Merger-shy German chip maker Infineon has agreed to buy Silicon Valley-based International Rectifier for about $3-billion (U.S.) in cash, Infineon said on Wednesday, in its biggest ever acquisition.
Terms call for it to pay $40 per share for the U.S. company, a maker of power-supply chips. The deal has been approved by International Rectifier’s board and is expected to close late in 2014 or early in 2015, subject to regulatory approvals, Infineon said.
Shares of International Rectifier rose to $39.15 following the news, a gain of $12.59 or 47 per cent on the day on the New York Stock Exchange.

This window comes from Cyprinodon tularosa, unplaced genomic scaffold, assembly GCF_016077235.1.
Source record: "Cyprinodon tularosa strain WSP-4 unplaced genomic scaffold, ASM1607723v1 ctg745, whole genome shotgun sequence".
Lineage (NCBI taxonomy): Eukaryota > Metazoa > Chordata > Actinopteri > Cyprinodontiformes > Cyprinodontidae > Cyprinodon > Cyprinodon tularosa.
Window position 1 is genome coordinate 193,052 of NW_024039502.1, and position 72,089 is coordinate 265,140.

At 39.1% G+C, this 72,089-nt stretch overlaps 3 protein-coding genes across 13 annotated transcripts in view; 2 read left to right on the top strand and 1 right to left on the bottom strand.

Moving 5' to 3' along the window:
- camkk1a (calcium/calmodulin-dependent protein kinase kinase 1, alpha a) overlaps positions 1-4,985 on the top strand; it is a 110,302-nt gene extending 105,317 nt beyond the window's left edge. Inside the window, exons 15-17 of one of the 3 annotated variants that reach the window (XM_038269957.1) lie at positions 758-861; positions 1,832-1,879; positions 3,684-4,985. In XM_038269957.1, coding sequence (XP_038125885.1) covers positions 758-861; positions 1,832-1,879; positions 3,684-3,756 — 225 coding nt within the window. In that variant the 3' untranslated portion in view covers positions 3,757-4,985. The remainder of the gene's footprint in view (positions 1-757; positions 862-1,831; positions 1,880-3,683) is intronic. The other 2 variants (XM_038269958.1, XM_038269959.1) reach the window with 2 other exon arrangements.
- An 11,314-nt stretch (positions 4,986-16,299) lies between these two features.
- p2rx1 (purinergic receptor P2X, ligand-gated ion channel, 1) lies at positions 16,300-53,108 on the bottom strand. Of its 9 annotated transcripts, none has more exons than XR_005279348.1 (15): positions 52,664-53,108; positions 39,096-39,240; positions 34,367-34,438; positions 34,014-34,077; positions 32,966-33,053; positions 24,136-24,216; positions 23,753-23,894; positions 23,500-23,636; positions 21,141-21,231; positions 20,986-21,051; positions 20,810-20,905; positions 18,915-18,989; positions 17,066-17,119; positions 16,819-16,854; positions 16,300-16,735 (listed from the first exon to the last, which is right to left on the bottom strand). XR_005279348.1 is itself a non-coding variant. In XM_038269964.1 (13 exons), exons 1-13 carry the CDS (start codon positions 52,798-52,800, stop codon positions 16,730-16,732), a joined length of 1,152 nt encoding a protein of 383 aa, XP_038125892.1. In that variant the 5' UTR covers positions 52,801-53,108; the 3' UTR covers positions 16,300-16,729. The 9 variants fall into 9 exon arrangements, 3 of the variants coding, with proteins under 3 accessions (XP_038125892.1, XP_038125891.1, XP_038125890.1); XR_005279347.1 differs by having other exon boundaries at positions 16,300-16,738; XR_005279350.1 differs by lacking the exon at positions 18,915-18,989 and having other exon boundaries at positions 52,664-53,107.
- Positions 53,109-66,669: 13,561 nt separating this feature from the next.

Infineon shares had closed down 1.38 per cent ahead of the announcement. Its shares had dipped, while those of several possible targets rose, following reports that the Munich-based firm was preparing to buy a U.S. chip maker.
Infineon said the acquisition is expected to start boosting its reported earnings per share by the end of the fiscal year in which the deal closes.
Based on International Rectifier’s current restructuring of operations, it added that in the second full fiscal year after closing International Rectifier’s profit margins would be “at least in line with” Infineon’s projected multiyear margin targets of 15 per cent.
Infineon, whose chips activate car airbags, enable cruise control, manage power supplies and cut vehicle emissions, has shunned major takeovers since it was spun off from engineering conglomerate Siemens in 1999, as it struggled for years to turn a profit at a memory-chip unit it previously owned.
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